A few specific organizations were mentioned, such as the DeKalb County Chapter of the NAACP and the National Organization of Black Law Enforcement Executives. Others were organizations with a specific focus, such as religious communities, public school groups, criminal reform organizations and nonprofits who work with teenagers.
“Beyond just the training piece is looking at how do we do a better job of community policing,” Burks said. “We need to make sure that those people who engage with those communities are also at the table.”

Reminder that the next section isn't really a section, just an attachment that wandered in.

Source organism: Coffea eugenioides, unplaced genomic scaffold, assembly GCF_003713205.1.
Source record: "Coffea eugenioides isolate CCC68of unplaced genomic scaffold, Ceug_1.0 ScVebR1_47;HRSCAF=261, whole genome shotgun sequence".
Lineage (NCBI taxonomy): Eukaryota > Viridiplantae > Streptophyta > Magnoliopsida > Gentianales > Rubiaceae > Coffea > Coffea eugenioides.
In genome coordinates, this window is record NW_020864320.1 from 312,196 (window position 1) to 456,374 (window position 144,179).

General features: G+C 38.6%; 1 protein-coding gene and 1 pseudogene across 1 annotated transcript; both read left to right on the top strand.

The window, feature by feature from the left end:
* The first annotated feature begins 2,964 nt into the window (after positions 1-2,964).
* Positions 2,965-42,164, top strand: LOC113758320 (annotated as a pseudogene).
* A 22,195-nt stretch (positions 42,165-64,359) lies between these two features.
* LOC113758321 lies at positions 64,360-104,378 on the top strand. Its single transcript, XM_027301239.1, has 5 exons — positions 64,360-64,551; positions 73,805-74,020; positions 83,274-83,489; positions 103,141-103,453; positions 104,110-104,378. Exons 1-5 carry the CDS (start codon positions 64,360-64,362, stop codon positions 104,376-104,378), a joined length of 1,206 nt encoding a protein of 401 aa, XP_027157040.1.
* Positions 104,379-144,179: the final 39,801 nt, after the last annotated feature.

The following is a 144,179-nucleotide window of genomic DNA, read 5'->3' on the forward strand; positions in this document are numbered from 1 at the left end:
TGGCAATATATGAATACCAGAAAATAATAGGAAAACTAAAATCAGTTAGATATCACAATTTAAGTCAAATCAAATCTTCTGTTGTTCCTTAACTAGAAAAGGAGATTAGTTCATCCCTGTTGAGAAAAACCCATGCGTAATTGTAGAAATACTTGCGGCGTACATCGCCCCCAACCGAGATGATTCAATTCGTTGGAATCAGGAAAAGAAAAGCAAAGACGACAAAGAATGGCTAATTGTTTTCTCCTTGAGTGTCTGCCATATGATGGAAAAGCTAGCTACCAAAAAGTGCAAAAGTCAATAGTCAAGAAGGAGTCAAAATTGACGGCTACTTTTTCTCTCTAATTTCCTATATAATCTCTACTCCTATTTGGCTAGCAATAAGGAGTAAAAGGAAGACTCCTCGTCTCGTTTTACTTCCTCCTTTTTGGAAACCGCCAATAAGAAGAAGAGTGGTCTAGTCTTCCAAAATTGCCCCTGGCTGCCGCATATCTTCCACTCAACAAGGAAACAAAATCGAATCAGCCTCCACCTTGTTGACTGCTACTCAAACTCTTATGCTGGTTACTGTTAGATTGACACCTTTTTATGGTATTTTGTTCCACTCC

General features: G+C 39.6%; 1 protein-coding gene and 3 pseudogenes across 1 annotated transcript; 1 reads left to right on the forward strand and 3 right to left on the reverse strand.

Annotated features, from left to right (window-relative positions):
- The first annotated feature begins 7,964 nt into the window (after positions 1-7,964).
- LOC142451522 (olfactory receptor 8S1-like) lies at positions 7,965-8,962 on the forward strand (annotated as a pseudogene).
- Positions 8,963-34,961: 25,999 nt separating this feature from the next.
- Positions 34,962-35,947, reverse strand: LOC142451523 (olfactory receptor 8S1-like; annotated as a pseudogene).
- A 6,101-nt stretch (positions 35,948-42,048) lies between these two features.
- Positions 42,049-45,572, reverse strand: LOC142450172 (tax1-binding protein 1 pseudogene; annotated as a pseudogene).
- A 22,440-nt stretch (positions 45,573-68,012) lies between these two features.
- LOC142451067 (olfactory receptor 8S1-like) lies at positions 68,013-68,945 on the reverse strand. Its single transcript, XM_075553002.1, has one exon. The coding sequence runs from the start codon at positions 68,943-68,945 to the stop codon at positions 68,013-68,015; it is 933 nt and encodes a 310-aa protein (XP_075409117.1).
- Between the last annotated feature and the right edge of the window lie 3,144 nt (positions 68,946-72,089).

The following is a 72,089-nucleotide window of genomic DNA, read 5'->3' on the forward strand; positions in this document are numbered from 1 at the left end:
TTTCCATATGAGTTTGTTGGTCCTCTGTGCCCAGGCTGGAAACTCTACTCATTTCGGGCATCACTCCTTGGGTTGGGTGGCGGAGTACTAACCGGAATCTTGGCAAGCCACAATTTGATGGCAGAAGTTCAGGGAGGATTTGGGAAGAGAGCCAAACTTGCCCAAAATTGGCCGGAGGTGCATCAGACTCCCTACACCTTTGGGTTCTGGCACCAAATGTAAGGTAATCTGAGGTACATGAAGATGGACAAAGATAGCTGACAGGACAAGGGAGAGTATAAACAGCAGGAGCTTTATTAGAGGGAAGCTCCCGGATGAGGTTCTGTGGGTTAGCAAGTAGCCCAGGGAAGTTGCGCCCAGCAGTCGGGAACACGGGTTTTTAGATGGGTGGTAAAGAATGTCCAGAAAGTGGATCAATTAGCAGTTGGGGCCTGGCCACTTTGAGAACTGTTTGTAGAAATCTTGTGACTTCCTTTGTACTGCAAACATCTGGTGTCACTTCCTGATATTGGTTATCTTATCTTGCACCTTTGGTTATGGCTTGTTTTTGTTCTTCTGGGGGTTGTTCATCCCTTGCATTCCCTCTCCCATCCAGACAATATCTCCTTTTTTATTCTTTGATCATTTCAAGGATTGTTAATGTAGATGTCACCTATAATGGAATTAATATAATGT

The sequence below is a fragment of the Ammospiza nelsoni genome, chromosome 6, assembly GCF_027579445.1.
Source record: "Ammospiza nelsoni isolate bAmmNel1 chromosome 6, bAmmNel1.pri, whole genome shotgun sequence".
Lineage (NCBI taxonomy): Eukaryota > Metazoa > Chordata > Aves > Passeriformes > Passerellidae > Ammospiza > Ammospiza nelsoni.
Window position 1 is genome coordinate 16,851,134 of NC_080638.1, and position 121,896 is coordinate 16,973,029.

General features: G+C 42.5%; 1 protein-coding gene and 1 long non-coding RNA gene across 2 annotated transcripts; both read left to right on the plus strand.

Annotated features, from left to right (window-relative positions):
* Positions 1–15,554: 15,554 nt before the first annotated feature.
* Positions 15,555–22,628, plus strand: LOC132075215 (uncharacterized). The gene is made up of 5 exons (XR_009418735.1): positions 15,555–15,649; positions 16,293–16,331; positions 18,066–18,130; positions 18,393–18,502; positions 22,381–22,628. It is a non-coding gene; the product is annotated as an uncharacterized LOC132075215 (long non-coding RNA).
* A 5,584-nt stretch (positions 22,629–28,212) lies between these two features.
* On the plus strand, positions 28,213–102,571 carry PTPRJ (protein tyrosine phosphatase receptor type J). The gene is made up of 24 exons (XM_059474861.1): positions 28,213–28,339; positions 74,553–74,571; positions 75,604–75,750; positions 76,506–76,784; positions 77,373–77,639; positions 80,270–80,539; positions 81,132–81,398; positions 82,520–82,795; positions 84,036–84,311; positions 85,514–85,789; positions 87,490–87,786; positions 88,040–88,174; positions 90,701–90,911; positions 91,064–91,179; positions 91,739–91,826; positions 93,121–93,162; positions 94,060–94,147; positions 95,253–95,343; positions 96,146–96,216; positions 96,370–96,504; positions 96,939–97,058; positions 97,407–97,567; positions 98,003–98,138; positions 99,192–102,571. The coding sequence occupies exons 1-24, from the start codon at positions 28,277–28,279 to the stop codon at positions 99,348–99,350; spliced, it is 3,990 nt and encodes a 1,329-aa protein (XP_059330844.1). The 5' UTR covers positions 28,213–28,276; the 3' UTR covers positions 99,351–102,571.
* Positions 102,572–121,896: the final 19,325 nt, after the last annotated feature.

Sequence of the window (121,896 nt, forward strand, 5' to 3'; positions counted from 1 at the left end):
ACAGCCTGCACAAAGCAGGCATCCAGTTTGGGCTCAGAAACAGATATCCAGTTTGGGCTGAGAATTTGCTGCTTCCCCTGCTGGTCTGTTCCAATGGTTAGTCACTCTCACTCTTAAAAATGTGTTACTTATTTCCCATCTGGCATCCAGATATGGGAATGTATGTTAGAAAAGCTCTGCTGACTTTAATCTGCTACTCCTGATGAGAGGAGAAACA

Burks said police Chief Christine Hudson was involved in the task force’s creation. Her department consists of 20 sworn officers and one civilian employee.
The City Council aims to appoint all of the task force’s members at its April 27 meeting. Burks, the city’s first Black female mayor, added that getting people with different backgrounds on the task force is important, given the city’s racial and ethnic diversity. The city is about 58% Black, 29% Asian, 6% white and roughly 3% Hispanic, according to the latest U.S. Census data.
The task force members will not be paid and will serve two-year terms. Tuesday’s vote only approved the task force’s activity for one year, but it can be extended by the City Council.
The task force will present its findings and recommendations at the city’s Public Safety and Legal Standing Advisory Committee meetings.
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